Any way, this works for me along with eating a low carb, paleo-type diet. Of course I’m not perfect with the diet. I tend to cheat a bit. I love cheese and crackers, prefering some sort of strong swiss cheese and red wine to go with it. But that’s me. I don’t recommend this for anyone else. Unless of course it’s your desire as well.

So, I hope this little missive gave you some idea. It really works for me and my Endo says I’m just about the healthiest Type 1 he knows. And he knows a lot of them. One more thing, my last A1C was 5.4. I may be a bit more obsessive than most with my control but it keeps the clouds out of my head.

Best of luck with your excercise routine. Keep at it. It’ll come aroudn with a littel more trial and error.

Andrew

P.S. I hate to be the “bad guy” but, you really shouldn’t be eating a bowl of pasta if your diabetic. Pasta is something best left to non-diabetics who don’t over eat. Sorry for the bad tidings.

Thanks Andrew, I know about the pasta…it was intended to be a joke. lol.

I called my doc yesterday. They decreased my overnight basals by 1 whole unit, which, as many of you know, its a big deal. I have to call them back in 2 mondays.

I will say that Im not waking up in the 40s, then overeating, then correcting, then working out…it was so up and down. Hopefully this leads to better control!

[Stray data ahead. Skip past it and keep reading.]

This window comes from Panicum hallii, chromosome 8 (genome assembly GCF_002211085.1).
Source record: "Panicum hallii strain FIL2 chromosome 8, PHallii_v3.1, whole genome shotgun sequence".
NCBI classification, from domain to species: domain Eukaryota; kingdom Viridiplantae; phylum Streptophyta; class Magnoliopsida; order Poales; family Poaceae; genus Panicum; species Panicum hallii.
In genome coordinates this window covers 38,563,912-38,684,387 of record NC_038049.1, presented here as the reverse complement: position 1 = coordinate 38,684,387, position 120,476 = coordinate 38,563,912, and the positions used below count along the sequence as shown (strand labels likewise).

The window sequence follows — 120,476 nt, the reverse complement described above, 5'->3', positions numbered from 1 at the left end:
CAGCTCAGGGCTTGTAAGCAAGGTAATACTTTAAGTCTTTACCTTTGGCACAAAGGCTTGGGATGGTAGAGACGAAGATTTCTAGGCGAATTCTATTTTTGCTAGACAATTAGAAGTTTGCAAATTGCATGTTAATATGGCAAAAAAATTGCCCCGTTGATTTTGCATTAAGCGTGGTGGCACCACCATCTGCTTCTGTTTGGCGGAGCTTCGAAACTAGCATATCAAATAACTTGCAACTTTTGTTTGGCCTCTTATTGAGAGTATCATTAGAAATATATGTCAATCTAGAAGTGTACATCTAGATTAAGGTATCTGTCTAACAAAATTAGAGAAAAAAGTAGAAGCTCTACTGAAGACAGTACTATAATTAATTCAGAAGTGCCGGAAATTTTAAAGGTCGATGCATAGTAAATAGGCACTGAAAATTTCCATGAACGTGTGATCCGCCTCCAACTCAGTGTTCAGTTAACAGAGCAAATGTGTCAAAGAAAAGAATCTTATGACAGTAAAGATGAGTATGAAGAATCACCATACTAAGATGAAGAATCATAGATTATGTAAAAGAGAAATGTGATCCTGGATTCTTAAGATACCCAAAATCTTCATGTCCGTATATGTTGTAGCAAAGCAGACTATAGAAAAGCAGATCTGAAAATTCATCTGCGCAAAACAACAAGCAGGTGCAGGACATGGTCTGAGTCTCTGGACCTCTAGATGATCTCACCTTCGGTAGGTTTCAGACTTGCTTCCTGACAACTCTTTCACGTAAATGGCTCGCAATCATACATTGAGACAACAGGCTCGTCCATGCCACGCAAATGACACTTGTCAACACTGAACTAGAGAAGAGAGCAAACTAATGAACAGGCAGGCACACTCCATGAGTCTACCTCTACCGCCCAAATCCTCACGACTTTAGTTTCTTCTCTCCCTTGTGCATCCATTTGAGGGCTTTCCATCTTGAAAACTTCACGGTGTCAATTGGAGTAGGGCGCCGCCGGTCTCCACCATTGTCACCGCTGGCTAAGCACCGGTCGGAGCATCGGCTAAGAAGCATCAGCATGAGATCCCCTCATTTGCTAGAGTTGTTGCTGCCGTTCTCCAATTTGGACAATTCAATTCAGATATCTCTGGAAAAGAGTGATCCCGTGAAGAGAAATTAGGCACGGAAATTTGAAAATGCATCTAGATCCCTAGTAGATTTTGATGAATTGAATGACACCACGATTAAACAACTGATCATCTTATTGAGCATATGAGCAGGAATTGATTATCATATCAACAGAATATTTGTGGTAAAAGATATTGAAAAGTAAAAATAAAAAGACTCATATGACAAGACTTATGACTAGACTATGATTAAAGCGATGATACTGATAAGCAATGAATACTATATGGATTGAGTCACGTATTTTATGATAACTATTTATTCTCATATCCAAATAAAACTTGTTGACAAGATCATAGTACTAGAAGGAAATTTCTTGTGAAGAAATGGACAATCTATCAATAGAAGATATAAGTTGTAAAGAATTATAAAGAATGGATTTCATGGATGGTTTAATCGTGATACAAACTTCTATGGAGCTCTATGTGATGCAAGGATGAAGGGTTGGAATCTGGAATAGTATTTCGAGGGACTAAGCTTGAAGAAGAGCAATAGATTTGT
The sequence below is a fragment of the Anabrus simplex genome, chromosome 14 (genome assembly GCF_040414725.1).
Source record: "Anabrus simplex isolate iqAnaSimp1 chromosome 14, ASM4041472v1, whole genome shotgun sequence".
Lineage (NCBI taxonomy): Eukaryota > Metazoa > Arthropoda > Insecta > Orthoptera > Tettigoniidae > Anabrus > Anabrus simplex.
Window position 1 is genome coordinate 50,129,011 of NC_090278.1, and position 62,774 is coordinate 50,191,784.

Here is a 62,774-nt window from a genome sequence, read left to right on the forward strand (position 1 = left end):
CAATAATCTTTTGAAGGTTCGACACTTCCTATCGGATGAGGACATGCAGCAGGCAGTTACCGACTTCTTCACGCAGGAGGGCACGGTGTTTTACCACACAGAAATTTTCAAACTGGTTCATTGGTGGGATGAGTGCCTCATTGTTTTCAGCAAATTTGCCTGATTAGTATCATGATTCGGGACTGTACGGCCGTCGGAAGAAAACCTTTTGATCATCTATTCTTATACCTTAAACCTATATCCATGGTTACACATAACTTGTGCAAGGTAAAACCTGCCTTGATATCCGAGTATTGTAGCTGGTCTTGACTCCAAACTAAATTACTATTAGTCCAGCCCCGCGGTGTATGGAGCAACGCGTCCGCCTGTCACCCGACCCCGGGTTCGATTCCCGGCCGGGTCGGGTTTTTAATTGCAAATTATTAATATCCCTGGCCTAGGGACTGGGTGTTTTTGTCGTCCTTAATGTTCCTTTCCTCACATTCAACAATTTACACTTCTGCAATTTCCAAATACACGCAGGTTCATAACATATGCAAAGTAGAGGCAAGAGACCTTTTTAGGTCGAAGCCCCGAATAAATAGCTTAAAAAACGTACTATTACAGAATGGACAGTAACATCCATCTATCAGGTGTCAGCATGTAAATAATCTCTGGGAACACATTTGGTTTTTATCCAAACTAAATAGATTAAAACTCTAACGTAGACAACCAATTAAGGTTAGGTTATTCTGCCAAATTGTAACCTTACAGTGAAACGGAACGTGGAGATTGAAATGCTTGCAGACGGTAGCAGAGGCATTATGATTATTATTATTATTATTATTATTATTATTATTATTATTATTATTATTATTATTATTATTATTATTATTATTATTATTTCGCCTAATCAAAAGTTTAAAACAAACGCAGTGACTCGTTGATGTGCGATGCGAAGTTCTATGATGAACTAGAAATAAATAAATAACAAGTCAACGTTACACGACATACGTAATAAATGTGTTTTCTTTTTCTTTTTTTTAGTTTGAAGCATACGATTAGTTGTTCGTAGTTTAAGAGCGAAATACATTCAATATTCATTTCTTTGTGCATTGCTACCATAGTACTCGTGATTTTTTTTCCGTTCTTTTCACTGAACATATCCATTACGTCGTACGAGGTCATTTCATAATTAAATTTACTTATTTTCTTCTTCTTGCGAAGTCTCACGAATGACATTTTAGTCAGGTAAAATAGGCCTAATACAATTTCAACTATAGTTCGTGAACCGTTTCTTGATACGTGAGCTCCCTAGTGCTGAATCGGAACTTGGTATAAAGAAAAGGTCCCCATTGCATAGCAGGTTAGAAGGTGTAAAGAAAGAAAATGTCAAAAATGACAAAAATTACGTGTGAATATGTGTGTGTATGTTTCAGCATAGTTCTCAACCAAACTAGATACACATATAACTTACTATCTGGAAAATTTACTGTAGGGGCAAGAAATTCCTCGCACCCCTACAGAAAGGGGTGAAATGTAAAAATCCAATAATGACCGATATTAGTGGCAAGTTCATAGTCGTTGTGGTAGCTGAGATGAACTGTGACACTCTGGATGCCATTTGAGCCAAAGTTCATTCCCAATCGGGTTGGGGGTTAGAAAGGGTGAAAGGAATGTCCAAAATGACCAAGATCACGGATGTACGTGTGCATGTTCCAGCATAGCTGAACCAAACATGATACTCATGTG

HI, Sarah…I’m new onboard here, and I’ve quickly scanned the message history. We must be cut from the same cloth. My glucose drops rediculously fast when I am exercising. I hate starting out with highs, but it seemed that was the only safe way to go and even then I dropped if I went over 30 minutes. I ended up snacking thru my entire workout, which felt counter-productive, as I felt like I had a rock in my stomach. Someone in my spin class suggested eating pumpkin or a sweet potato before I work out. I can’t recall the book he referenced, but I think it’s the one that claims to cure everything without meds and that many people with diabetes don’t really need insulin…I’m not sure I buy into that, but I am trying to find some good pre-workout snack options that won’t weigh me down and help keep my blood glucose stable.

I wish I were disciplined enough to say the my schedule stays consistent where I could cut back on my basal rates at lunch, etc. But invariable when I try that route, I end up not getting to the gym and my blood sugars get higher.

Glad to have found this group and hope to learn a bunch!

Maura
WA